Rachel's heART black and white

I grew up being told that Real Men don’t cry.

So I am definitely not a Real Man.

My wife likes to tease me about how often I cry .  She says it dismissively, as if to say she isn’t going to worry too much about my state of mind just because there are tears streaming down my cheeks.

She’s not wrong.  Recently I cried three times in one day.  The first was while listening to a news report on NPR about a young American man who was being released in a coma after being held captive in Korea for two years.  He tragically died soon after he arrived back home.  I couldn’t even begin to imagine the mixed emotions his parents are experiencing.

The second was a story in the newspaper about a baby that was born unable to breathe on his own.  His mother would not accept that fate and insisted on several operations that even the doctors said were useless.  Years later, this young man was graduating from medical school and I cried tears of happiness.

Later that day, I was talking to my friend Jenny at Cafe Ristretto, her coffee shop and wine bar in Mount Vernon, about the mural that we are creating in my mother’s honor as part of our Rachel’s heART program.  I recounted that my Rachel lived through the Holocaust, never really had an education or much of a teen hood, started painting in her 80’s, and even sold one of her works at a LaConner gallery.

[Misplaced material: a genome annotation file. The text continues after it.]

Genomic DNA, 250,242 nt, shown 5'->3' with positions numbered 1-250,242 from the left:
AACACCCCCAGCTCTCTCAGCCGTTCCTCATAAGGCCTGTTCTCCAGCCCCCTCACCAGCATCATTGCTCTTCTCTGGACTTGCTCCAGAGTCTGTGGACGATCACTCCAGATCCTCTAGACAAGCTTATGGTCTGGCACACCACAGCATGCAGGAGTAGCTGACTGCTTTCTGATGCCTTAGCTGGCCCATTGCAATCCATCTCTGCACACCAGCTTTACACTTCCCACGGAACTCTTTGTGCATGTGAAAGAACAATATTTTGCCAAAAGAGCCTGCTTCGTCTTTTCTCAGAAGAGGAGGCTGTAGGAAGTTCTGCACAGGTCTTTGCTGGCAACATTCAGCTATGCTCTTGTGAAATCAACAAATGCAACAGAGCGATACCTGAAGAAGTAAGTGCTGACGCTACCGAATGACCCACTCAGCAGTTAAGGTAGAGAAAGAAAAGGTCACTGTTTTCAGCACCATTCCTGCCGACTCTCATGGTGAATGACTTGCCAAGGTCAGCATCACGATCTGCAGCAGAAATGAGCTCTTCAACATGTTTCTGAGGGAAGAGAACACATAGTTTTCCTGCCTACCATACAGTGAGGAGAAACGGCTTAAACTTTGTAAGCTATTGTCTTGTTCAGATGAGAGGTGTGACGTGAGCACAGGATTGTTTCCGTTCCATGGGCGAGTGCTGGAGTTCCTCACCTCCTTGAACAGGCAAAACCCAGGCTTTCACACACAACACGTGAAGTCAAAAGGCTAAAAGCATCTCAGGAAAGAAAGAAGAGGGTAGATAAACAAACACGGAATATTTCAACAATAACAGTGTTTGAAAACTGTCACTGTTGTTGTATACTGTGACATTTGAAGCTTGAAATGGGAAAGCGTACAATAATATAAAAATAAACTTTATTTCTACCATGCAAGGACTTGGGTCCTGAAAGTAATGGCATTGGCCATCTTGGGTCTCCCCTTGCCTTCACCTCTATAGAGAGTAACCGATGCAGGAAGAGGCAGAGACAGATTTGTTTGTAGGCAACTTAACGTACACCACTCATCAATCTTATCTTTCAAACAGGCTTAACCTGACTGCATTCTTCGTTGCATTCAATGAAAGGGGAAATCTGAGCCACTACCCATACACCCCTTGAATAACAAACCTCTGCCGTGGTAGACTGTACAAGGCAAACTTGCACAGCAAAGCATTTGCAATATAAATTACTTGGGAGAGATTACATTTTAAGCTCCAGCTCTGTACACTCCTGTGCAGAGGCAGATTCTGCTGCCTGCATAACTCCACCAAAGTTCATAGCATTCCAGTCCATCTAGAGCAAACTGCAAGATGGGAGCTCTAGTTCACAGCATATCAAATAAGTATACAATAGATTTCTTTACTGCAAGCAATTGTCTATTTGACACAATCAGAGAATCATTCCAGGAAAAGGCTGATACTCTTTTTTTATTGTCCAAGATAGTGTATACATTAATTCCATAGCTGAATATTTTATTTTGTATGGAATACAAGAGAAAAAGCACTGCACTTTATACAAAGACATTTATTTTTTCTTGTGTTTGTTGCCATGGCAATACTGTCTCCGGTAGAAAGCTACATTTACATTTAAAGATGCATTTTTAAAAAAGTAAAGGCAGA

When I got to the part that my Mom died two years ago…..Jenny could see it coming and I started to lose it and couldn’t finish my story.

I walked outside to gather my composure and managed to get it together enough to go back in and tell Jenny the rest of Rachel’s amazing story—how she is smiling in heaven now knowing we are creating a wonderful work of art in my home county celebrating the contributions immigrants and refugees have made to making this a great country.

This is the second year that we are offering Rachel’s heART to teens at the Oasis Shelter in Mount Vernon.  It’s an art therapy program that encourages them to find creative ways of dealing with many of the challenging issues in their young lives.

We raised $2500 through a crowd funding program online which will help pay for the course and the subsequent mural.

The incredible Benjamin Swatez will teach the course again and the following week he will start on a very large mural on the huge wall on the south side of Cafe Ristretto facing the US Bank parking lot.

Ben has done art therapy with Syrian refugees in Amman, Jordan through Voices of the Children, a wonderful organization based in Mount Vernon.   The collaboration between Skagit kids and Syrian kids has resulted in a beautiful mural at Skagit College and an amazing one at the refugee camp in Jordan.  Ben has done art therapy with child sex slaves and child soldiers in Africa, and recently finished another big mural in Santa Cruz, California.

With the cooperation of the Mayor, the town business association, the bank and the coffee house, we are going to have a beautiful mural celebrating the likes of Albert Einstein, the Hollywood moguls, and the immigrant farmers and the migrant farm workers who have played such a significant role in the beauty and economy of the Skagit Valley.

Yesterday I got an email from a close friend who grew up in Mount Vernon but now lives in Denver.  He told an old high school friend about the mural and his friend went to the Oasis shelter to see what he could do to help.

When he saw the size of the wall, he got together with a buddy and offered a fork lift for the week as a donation.   More tears of joy!!!

I can’t even begin to imagine what emotions will be running through my heart and mind when the mural is finished but the word sob comes immediately to mind!